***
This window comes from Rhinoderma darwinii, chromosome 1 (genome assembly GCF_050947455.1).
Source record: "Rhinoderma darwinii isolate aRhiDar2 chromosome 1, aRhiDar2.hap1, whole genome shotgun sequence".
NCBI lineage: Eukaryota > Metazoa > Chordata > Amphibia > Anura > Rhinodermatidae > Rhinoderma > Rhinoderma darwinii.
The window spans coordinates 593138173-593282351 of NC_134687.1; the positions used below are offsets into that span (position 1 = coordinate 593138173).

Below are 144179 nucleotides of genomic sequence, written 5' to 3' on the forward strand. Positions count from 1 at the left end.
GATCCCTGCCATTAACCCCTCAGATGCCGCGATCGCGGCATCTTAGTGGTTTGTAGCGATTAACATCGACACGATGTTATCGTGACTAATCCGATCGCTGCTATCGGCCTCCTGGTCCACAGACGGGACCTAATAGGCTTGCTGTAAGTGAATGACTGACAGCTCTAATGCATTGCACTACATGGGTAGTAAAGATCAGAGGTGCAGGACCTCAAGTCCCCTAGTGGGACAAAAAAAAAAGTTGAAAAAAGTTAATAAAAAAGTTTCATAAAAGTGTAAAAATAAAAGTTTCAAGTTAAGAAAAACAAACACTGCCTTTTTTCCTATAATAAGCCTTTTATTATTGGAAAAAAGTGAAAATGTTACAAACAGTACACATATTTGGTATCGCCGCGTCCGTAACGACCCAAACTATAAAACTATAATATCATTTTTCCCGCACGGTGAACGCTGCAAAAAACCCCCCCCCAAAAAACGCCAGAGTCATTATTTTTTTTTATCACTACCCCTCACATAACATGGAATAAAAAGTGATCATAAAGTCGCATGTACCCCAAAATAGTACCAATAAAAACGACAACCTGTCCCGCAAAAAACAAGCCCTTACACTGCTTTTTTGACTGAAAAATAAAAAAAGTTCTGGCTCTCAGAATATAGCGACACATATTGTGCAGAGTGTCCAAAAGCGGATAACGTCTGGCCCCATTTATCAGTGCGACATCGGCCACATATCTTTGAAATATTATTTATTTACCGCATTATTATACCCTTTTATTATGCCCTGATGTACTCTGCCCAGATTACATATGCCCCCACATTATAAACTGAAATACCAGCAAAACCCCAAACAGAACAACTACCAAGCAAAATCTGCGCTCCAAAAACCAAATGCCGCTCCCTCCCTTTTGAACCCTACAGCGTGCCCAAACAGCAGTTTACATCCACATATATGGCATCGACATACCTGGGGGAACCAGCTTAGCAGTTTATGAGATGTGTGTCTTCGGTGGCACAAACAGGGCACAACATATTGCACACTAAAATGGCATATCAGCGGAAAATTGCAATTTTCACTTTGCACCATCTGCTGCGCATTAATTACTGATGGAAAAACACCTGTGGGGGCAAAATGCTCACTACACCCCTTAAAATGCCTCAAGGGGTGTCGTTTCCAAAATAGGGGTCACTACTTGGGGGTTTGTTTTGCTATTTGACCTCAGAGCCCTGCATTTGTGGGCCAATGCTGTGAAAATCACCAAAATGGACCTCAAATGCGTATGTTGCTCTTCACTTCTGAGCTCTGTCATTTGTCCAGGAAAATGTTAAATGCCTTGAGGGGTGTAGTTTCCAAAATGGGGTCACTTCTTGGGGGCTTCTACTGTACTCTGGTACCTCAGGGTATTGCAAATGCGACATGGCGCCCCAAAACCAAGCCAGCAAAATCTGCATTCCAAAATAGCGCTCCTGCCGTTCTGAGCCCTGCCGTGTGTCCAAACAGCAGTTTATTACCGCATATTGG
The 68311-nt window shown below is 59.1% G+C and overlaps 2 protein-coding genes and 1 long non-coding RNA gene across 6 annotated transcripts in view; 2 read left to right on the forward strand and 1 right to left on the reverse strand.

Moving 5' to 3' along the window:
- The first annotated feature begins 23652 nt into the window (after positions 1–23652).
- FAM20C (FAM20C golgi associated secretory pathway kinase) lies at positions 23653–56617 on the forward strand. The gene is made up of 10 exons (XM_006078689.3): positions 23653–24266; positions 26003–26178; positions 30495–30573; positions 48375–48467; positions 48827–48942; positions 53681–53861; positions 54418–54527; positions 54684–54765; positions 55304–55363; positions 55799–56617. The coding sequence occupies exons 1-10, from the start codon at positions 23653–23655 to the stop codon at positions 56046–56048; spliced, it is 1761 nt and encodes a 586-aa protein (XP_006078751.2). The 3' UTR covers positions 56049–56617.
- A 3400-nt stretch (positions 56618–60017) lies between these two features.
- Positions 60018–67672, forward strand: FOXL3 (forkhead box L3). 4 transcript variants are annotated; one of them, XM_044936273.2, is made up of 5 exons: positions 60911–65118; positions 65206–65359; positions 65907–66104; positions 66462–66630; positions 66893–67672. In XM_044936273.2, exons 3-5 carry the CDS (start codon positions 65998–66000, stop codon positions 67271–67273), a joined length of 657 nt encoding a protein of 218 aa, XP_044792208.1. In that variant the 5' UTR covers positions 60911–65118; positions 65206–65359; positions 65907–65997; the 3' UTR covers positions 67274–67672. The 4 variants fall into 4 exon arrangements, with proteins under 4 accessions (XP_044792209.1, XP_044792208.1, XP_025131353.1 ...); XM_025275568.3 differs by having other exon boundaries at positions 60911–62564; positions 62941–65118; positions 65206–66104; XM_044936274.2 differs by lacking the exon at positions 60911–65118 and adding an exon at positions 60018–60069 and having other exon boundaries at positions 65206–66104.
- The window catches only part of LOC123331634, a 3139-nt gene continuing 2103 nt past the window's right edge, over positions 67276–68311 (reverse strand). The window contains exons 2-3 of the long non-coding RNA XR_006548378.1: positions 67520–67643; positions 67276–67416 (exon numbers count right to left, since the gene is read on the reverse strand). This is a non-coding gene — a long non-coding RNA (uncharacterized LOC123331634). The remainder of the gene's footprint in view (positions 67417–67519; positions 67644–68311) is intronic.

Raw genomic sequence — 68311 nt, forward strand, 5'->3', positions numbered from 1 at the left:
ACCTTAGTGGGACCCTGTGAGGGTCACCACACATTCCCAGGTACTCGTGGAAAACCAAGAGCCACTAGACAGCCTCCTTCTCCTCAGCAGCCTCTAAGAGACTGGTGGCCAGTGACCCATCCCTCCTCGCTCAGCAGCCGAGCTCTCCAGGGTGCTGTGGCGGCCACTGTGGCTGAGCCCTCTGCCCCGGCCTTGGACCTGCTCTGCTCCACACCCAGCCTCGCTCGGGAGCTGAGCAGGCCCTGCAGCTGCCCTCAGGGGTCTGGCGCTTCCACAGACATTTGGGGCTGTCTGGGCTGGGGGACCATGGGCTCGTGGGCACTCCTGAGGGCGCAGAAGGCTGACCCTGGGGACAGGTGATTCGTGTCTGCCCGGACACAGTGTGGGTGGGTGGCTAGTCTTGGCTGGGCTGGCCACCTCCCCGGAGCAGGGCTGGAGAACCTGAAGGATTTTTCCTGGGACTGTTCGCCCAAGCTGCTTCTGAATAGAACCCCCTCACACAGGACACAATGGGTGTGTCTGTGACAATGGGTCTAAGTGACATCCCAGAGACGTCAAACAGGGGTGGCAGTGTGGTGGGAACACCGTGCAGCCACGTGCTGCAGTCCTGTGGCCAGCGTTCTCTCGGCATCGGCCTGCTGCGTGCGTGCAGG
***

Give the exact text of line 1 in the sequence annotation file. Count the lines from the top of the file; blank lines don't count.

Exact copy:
This window comes from Rhinoderma darwinii, chromosome 1 (genome assembly GCF_050947455.1).